"What I mean is this: if I spend my life hoping that my brothers will 'come to the Lord', and one or both of them do not, then my hope was misplaced. It seems to me that sometimes in life there are things that would just be too painful for us to accept as 'never going to happen', and so we hope"

You obviously cannot control what your brothers do or do not do. However you can place your "hope" in God's love, mercy and his ultimate victorious grace in every person's life. Your hope is in God's grace operating toward your brothers right up to and including their last breaths on this earth and their first conscious moments in the next world ...

your hope is not in their choices but in God's gracious choice toward them and in His finished work on the cross on their behalf. What I am trying to say is that even when we are not walking with the Lord, he is most likely walking with us ... kinda like what John said about God chasing us down and wrestling with us until we surrender to love.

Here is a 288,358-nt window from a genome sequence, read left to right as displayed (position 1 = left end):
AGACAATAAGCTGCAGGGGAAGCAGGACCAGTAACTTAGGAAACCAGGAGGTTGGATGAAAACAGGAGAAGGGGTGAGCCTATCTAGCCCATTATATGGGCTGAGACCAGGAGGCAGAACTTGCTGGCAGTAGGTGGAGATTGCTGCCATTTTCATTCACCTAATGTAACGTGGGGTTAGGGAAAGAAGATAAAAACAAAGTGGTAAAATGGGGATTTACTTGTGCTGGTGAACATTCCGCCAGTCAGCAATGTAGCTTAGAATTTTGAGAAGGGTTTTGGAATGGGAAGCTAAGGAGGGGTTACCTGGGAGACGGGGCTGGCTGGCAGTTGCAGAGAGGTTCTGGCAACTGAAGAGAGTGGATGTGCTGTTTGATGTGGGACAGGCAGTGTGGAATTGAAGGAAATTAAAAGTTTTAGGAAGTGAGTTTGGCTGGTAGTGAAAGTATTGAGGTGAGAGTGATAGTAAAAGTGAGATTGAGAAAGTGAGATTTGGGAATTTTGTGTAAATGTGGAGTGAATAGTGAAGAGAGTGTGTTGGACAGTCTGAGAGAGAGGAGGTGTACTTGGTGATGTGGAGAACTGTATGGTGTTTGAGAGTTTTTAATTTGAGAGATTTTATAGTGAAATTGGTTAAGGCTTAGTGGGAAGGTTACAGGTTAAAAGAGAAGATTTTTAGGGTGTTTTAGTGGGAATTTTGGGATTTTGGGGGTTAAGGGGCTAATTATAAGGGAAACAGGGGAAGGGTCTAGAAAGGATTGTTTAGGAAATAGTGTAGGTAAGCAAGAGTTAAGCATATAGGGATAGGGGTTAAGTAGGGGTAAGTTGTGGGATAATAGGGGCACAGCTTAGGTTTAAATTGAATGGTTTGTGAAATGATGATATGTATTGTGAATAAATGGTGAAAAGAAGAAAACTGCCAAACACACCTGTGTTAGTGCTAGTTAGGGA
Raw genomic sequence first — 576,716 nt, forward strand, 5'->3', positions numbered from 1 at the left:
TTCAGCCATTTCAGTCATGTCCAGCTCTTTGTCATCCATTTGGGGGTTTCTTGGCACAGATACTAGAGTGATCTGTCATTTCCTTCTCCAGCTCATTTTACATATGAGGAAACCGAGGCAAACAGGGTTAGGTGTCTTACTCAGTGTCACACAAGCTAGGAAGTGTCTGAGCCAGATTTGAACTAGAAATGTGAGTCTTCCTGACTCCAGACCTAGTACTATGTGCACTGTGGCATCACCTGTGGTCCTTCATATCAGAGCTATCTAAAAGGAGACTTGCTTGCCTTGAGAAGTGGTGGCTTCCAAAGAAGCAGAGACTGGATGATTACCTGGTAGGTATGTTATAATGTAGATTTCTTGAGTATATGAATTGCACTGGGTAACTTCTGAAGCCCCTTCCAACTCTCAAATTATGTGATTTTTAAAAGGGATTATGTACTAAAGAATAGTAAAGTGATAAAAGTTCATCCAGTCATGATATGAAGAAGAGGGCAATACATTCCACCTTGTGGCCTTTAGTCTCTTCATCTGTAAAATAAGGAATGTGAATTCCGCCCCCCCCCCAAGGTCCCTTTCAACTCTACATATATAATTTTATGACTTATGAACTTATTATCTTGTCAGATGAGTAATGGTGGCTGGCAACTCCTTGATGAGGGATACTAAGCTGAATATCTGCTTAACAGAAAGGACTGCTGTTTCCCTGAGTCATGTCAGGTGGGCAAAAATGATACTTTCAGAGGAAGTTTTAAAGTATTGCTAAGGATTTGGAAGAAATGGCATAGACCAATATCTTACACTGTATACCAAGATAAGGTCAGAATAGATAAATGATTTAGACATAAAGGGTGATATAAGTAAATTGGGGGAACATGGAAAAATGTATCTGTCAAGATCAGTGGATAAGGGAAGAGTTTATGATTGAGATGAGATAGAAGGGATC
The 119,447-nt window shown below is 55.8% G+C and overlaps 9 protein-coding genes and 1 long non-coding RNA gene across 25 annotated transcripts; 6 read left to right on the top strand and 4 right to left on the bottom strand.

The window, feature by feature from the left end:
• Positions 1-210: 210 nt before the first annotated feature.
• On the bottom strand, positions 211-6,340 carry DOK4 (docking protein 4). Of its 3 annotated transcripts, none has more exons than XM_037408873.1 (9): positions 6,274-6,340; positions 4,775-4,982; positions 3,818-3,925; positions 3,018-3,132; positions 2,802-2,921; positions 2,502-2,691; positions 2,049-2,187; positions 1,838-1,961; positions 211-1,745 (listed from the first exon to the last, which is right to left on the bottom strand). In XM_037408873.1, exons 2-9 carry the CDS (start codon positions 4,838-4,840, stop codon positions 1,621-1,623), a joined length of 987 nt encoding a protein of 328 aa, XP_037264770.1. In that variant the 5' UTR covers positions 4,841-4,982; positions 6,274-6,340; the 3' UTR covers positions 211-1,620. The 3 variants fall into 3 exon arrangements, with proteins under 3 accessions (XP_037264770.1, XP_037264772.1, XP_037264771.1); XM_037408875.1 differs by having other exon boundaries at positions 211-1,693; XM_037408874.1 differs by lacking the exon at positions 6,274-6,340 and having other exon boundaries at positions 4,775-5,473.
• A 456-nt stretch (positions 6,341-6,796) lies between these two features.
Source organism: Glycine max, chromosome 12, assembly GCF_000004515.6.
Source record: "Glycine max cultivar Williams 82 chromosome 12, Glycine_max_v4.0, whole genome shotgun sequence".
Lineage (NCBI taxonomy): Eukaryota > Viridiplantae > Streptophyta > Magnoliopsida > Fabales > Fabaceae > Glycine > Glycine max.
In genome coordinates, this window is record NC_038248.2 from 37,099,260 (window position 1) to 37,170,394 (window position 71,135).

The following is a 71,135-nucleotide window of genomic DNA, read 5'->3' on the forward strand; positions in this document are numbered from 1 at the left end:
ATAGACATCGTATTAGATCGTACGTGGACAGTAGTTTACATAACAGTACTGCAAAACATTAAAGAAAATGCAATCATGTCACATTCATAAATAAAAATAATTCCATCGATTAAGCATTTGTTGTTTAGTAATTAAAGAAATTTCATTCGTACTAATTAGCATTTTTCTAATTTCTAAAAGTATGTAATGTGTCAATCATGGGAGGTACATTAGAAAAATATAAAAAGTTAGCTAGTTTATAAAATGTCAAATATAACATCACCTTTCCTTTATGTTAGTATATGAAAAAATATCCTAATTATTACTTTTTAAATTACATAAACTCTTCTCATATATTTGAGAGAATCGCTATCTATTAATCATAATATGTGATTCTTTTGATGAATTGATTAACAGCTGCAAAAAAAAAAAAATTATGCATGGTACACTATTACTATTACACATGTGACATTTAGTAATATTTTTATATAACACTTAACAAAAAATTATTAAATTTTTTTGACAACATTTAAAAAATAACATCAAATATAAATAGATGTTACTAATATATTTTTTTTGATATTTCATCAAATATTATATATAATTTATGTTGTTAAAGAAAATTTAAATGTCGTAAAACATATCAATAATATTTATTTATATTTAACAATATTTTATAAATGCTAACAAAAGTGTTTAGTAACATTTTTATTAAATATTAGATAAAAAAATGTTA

Brian Emmet said...

Well said, Joseph--thank you. (I don't mean that stops this discussion, just that I appreciated what you said and how you put it.)

Ed said...

I think it's funny that a topic of HOPE draws 15 responses. But, SEX & LUST pull more than 160!

Apparently, the species wiggles its way into the future!

Joseph, if you want to launch a really throbbing discussion, you will need to tie the topic -- culture, theology, evangelism, etc. -- to human sexuality.

Joseph Holbrook said...

we have had a few topics that didn't even make it to 16 ... but you are right, sex and lust draws some attention!

Amanda said...

I just want to say I haven't disappeared. I had some very big grant proposals due that I "hope" I will get! :) There are a lot of things I want to put up here but I want to be able to give it my full attention. Please be patient with me!

Joseph Holbrook said...

so ... should we move on? Have we exhasusted the topic of hope?

Brian Emmet said...

It may be hopeless...

Laurel Long said...

Susannah,
I was summoned to jury duty, please forgive me for not being able to respond to your very thoughtful and eloquent comments sooner.
I really have come to the place where I can argue, very respectfully of course, with the Lord. Having unsaved family members is only one of my "hope issue." Many of us have various other hopes and issues with God.